ACCESS TO LAND5 One of the most important factors leading to entrenched poverty is lack of secure access to natural resources such as land, forests, other common property resources and water. Land plays an indispensable role in agricultural production directly and by providing collateral for credit markets, accumulating wealth and transferring it across generations. Land also confers social status and identity. Some countries have a highly unequal pattern of land ownership. A notable feature of hard-core rural poverty is landlessness, and according to recent United Nations estimates, women own barely 1% of the world’s land property today. Moreover, the rural poor lack decision-making power over land use. Farmers lack the incentive to invest in land management without secure property rights. Uncertain land tenure and land rights are serious obstacles to adoption of better technologies, rational land use and land-improving investments. Increasingly, land rights and tenure systems, water rights and access by rural communities to forests and other common property resources can generate social tensions and even conflict. Reducing such tensions and improving planning for sustainable and equitable resource use are key challenges throughout the developing world. A more equal distribution of (access to) land can enhance social harmony, productivity and poverty reduction. Ownership of land, access to it, its transfer and its use are governed by the institutional framework, including customary and codified land-use rights, and the power of vested elites. Inequitable distribution is largely derived from long-standing historical and cultural practices. Recently land reform has re-emerged as an important issue in many countries where governments are looking for cost-effective models for dealing with it in ways that do not undermine the security of property rights. Investing in access to land. IFAD has supported a wide range of land tenure/userelated programmes, enhancing tenure security, regularizing land ownership, facilitating land titling linked to land improvement, and improving access to common property resources (see box for examples in Bangladesh and Mauritania). IFAD also sponsored, with the Belgian Survival Fund, the 1995 Conference on Hunger and Poverty, which resulted in the formation of the Popular Coalition to Eradicate Hunger and Poverty – the global consortium of governmental, intergovernmental, civil-society and bilateral organizations that works towards increasing the access of the rural poor to productive assets, especially land and water and common property resources, through a wide range of measures complementary to IFAD’s programme support and that of the Global Mechanism of the United Nations Convention to Combat Desertification. These IFAD-supported activities have highlighted a number of institutional transformation challenges.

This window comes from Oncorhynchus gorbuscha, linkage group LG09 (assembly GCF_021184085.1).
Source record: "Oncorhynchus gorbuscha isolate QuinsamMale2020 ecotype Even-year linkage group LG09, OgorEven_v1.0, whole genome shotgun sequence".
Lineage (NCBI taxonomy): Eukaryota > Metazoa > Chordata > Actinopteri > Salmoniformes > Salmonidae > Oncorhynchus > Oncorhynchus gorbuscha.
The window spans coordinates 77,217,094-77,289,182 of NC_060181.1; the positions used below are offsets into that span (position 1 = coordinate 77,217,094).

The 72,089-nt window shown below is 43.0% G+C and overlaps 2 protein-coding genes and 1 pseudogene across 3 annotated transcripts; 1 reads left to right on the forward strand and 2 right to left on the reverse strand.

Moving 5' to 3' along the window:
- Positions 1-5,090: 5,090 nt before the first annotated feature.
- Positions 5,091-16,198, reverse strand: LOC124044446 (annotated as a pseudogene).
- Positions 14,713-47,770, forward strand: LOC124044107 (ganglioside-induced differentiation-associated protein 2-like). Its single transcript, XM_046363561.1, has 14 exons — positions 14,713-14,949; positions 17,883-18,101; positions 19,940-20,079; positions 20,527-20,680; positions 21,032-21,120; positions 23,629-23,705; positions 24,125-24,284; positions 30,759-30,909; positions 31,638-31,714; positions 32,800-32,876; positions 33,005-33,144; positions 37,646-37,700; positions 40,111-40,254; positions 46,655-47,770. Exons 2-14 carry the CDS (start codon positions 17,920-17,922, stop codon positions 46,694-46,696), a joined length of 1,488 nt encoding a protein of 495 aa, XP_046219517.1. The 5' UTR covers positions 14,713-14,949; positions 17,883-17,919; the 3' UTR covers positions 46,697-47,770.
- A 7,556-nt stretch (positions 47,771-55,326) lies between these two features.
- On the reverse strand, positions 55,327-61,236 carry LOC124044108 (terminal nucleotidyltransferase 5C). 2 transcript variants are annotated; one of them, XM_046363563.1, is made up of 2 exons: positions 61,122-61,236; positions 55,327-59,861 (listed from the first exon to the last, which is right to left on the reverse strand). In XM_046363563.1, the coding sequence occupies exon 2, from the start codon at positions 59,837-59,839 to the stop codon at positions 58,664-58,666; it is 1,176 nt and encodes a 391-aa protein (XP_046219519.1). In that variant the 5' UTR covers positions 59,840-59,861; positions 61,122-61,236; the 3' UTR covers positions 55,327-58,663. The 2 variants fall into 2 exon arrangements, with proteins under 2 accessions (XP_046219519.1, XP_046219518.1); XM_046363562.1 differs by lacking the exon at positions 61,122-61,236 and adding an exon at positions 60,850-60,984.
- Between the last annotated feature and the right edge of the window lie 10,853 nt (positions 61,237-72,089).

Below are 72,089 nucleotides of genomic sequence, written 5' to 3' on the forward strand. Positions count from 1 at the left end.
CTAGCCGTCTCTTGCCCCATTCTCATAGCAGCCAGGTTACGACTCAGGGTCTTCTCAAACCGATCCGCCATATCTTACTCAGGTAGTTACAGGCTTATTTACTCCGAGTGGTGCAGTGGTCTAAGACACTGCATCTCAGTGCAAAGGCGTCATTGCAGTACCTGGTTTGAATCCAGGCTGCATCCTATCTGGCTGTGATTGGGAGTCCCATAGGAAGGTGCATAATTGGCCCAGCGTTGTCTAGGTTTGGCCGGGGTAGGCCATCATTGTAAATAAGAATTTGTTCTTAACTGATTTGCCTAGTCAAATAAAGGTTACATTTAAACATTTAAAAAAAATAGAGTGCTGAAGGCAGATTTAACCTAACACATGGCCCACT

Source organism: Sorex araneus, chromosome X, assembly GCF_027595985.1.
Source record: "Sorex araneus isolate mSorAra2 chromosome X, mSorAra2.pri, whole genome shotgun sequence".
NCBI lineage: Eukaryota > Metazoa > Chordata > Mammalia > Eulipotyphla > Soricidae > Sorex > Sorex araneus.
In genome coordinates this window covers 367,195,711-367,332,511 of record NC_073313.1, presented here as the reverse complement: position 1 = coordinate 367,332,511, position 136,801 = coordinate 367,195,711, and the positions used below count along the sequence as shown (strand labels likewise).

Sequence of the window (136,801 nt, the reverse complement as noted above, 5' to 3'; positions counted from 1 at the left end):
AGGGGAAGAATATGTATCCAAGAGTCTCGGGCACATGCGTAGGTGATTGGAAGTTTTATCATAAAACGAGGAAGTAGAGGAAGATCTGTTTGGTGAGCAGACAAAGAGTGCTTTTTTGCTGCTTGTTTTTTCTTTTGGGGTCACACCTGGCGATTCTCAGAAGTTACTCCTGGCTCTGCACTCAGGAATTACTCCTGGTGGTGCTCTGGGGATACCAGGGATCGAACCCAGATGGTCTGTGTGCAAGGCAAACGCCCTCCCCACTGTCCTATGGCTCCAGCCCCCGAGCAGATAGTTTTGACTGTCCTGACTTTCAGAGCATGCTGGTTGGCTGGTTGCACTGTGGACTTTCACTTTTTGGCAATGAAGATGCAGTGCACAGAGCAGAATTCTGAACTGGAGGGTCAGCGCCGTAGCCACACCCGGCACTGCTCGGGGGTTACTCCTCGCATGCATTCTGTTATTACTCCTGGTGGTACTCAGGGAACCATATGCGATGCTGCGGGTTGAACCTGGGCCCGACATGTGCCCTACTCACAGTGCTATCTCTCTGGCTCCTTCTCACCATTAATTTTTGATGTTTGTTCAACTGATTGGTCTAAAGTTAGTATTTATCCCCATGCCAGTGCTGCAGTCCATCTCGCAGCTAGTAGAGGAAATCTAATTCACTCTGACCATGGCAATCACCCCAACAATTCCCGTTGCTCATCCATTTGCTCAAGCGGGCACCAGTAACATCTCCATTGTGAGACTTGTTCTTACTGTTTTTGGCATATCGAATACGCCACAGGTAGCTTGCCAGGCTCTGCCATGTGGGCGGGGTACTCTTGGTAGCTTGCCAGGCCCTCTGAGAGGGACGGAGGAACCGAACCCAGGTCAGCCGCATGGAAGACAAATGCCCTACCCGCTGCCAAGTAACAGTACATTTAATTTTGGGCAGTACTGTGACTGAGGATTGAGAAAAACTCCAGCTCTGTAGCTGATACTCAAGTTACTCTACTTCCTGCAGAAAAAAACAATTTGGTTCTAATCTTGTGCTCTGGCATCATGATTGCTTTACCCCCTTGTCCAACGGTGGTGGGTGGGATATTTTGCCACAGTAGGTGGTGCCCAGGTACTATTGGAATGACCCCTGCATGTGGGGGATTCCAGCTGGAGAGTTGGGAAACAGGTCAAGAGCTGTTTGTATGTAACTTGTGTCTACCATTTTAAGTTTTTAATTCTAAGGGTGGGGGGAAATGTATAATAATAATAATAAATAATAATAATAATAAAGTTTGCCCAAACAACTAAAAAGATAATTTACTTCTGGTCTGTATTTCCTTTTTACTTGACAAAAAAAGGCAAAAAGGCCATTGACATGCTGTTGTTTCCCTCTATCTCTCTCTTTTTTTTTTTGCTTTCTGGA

I Examples from IFAD Programmes
Enhancing Access to Common Property Resources in Bangladesh In the Oxbow Lakes Small-Scale Fishermen Project in Bangladesh, lakes were leased to the poorest people in surrounding villages. The project demonstrated that ‘social fencing’ is effective in safeguarding the benefits of investments and that the sharing of income on the basis of labour contributions can preserve the principle of equity. Investment support from IFAD allowed formerly landless labourers and poor fishermen to raise their incomes to the level of small farmers in the community. Smaller fish ponds leased to groups of women increased their income and enhanced their overall status within the family and society. Securing Land Titles in Mauritania Under the Maghama Improved Flood Recession Farming Project, the possibility of increasing flood recession farmland in an area dominated by traditional land-use arrangements presented an opportunity for a change of policy, involving devolution of local land tenure arrangements to the village populations concerned. A decree promulgated beneficiary involvement in resolving land tenure issues. An overall framework agreement and individual arrangements guarantee secure access for at least 15 years to land upon which improvements are made. Community organizations play a central role in establishing and enforcing land tenure arrangements. A cooperative grouping of all village organizations has been created to manage the flood recession scheme.